By age 45, an individual has a 50 percent chance of having at least one disability that lasts 90 days or more. In fact, workers have a higher chance of suffering a long-term disability than of premature death during their career. Disability benefits protect your employees from a catastrophic loss of income when a disability makes them unable to work, or unable to work full-time.
Disability benefits generally fall into one of three categories:
• Paid sick leave
• Short-term disability (STD)
• Long-term disability (LTD)
Usually, group plans have very streamlined or no underwriting requirements so employees do not have to answer a lot of health questions. Your less-than-healthy employees will find it easier to obtain coverage through the group market than through individual policies. In addition, group coverage usually costs less than an individual policy.
The National Association of Insurance Commissioners (NAIC) says that a male U.S. worker at age 35 faces a one-in-five chance of a disability taking him off his job for 90 days or more. For a 35-year-old woman, that risk increases to one in three.
Most working adults don’t have the savings needed to pay their expenses if they were unable to earn an income for 90 days or more. Disability income insurance replaces a portion of an insured’s pre-disability income when they cannot work or cannot work full-time due to a disability.
The most effective disability benefit plan designs coordinate sick leave, short-term disability (STD) and long-term disability (LTD) benefits, so that once the insured exhausts sick pay and STD benefits, LTD benefits begin immediately. Disability income insurance replaces only a portion of lost income to give disabled individuals some incentive to return to gainful employment after a disability.
Higher Limits for High-Income Individuals
Individual disability income insurance plans offer higher monthly benefits and enhancements that are not available in group plans. Higher-income people should consider supplementing any group disability program with individual coverage.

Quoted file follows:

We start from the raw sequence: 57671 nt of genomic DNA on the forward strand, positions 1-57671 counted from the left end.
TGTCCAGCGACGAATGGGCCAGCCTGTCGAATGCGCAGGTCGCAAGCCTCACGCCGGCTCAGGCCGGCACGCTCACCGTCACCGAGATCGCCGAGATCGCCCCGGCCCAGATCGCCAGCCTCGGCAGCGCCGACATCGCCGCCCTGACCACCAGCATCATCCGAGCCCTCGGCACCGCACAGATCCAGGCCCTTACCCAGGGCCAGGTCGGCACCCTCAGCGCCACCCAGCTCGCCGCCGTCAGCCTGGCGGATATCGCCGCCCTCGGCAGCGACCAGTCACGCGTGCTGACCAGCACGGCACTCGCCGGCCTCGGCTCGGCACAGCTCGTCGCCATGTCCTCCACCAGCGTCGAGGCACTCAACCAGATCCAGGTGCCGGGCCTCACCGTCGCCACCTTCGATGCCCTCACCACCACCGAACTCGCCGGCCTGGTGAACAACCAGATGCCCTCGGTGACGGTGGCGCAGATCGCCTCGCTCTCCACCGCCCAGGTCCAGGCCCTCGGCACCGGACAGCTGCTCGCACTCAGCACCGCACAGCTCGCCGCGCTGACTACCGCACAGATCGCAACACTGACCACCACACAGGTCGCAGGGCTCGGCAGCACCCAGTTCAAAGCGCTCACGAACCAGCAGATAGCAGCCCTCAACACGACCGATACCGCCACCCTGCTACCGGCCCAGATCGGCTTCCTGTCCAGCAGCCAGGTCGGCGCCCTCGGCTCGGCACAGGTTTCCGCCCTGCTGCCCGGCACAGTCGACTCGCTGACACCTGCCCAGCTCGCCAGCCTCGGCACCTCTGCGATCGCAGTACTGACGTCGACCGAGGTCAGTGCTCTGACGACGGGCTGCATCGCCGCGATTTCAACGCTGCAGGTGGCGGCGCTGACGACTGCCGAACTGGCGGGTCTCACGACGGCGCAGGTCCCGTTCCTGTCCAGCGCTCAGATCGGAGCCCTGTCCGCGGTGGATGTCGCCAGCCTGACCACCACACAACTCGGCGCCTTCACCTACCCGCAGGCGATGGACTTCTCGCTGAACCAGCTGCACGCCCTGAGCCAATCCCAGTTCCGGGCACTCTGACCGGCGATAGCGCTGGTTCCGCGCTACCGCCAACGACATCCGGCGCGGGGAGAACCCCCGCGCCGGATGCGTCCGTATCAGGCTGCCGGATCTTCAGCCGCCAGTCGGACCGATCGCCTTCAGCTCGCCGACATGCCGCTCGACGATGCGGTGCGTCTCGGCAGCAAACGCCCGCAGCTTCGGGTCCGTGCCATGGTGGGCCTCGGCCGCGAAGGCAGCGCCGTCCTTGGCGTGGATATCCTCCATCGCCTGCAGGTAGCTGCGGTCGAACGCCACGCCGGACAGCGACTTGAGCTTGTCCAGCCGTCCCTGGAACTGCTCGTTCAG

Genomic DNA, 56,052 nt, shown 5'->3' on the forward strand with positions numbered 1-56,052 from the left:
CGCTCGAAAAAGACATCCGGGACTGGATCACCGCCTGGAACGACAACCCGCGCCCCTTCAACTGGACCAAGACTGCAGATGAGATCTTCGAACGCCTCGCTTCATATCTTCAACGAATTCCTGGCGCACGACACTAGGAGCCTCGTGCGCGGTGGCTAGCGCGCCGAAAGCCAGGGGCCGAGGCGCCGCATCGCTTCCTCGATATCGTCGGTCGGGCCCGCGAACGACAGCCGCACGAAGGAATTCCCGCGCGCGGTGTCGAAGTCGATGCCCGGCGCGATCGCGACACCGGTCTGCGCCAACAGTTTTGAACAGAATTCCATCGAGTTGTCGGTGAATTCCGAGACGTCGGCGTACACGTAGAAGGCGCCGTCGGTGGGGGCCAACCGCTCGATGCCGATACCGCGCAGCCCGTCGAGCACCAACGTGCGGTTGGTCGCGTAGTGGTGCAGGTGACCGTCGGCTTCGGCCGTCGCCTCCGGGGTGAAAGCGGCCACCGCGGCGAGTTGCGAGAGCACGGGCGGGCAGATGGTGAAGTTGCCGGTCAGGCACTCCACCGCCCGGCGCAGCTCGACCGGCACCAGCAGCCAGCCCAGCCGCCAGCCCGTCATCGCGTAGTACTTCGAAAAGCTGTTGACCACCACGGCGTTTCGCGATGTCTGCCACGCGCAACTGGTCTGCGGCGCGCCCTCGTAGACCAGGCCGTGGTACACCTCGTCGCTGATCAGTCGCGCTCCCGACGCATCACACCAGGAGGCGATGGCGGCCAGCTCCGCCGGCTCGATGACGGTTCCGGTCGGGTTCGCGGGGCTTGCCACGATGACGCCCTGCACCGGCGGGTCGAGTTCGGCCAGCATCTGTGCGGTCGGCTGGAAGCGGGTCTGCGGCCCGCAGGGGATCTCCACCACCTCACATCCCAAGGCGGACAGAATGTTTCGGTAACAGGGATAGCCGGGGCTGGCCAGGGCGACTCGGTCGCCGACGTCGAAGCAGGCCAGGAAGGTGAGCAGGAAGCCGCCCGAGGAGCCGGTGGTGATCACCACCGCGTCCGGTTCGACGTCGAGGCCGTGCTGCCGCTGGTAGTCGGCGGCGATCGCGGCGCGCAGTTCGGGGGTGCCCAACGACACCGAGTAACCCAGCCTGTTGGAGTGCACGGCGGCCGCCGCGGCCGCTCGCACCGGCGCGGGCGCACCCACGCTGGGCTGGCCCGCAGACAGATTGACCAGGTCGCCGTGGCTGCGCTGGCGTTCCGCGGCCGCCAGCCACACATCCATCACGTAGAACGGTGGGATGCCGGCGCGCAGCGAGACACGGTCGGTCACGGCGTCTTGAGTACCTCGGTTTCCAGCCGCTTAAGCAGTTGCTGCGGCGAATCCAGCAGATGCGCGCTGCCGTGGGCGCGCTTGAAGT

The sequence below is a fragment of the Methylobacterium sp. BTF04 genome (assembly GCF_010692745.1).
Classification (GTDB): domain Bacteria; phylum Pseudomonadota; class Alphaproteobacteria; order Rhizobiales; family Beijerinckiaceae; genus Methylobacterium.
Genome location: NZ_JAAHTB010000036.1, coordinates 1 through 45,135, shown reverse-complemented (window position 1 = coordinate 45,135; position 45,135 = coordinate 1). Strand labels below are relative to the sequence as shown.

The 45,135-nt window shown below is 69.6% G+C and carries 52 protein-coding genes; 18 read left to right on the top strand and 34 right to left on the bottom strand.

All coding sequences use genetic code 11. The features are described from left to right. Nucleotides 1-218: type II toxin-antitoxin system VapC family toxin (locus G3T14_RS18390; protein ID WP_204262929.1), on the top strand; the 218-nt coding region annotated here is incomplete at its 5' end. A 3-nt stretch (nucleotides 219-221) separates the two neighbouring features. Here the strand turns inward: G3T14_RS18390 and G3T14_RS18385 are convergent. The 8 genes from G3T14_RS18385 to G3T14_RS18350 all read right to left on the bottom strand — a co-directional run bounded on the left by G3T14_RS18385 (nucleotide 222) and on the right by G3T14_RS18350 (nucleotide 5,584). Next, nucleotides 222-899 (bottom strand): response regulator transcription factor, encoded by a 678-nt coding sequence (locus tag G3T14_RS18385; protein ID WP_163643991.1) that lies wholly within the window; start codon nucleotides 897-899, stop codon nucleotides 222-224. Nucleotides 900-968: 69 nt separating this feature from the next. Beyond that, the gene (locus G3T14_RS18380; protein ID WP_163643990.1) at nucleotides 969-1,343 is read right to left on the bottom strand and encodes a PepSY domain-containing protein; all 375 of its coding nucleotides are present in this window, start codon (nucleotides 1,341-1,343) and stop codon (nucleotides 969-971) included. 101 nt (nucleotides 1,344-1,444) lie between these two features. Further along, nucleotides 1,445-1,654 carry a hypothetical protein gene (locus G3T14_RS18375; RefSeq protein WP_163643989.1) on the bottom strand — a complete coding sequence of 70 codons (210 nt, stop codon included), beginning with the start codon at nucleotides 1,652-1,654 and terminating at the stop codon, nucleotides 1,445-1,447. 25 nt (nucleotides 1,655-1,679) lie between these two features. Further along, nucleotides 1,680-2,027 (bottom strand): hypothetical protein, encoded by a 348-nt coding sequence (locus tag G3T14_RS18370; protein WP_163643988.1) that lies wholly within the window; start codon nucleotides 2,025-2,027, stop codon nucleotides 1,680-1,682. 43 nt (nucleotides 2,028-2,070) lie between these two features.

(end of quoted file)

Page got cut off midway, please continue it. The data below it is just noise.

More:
Employer-Paid or Voluntary LTD?
Under an employer-paid LTD plan, employees do not include the employer’s contribution to premiums in their taxable income. However, any benefits they receive will be included in taxable income. Voluntary coverage has the advantage of providing your employees benefits tax-free, if they used after-tax dollars to buy coverage.
Paid sick leave
No law requires employers to provide paid sick leave, but many provide up to two weeks’ paid sick leave per year or give employees “paid leave banks,” which they can use for any reason.
Short-term disability (STD)
This is the most commonly found type of group disability insurance. STD plans typically have a waiting period of 0 to 14 days before a covered individual will receive benefits, and they provide benefits for a maximum of six months to one year.
Long-term disability (LTD)
LTD policies usually begin paying benefits 30 to 180 days after the disability occurs, once the covered individual has exhausted sick leave and short-term disability benefits.
The typical group long-term disability policy will begin paying benefits when a worker cannot work due to a disability lasting longer than the specified “elimination period.” For most group policies, the elimination period is somewhere between 90 and 365 days. Better plans pay benefits until the disabled individual returns to gainful employment or reaches age 65, whichever comes first. Many LTD plans also offer partial or residual disability benefits to help offset earnings lost while the employee transitions back to full-time work.
Both STD and LTD policies replace only a portion of an insured’s salary, typically 60 percent, up to the monthly maximum benefit. Most group policies have a maximum monthly benefit $5,000, which does not include bonuses or dividends. In addition, most insurers will coordinate benefits from a group policy with benefits from any individual disability policies the employee might own, so he or she will not collect more than 80 percent of pre-disability pay.
Many group LTD policies use two different definitions of disability, depending on how long a claim lasts. These policies use a “modified own occupation” definition of disability during the first two years. This definition considers an insured employee disabled when “… unable to perform the material and substantial duties of your occupation, and [you] are not engaged in any other occupation…” After two years, the definition of disability becomes more restrictive. Exact definitions vary, but most require the insured to be unable to perform any of the material and substantial duties of any occupation for which he or she is “reasonably qualified” by education, training or experience.
If a policy does not provide partial or residual disability benefits, an insured employee must navigate changing disability definitions, accepting no work other than their own occupation during the first two years, and then taking any job for which they are qualified after that.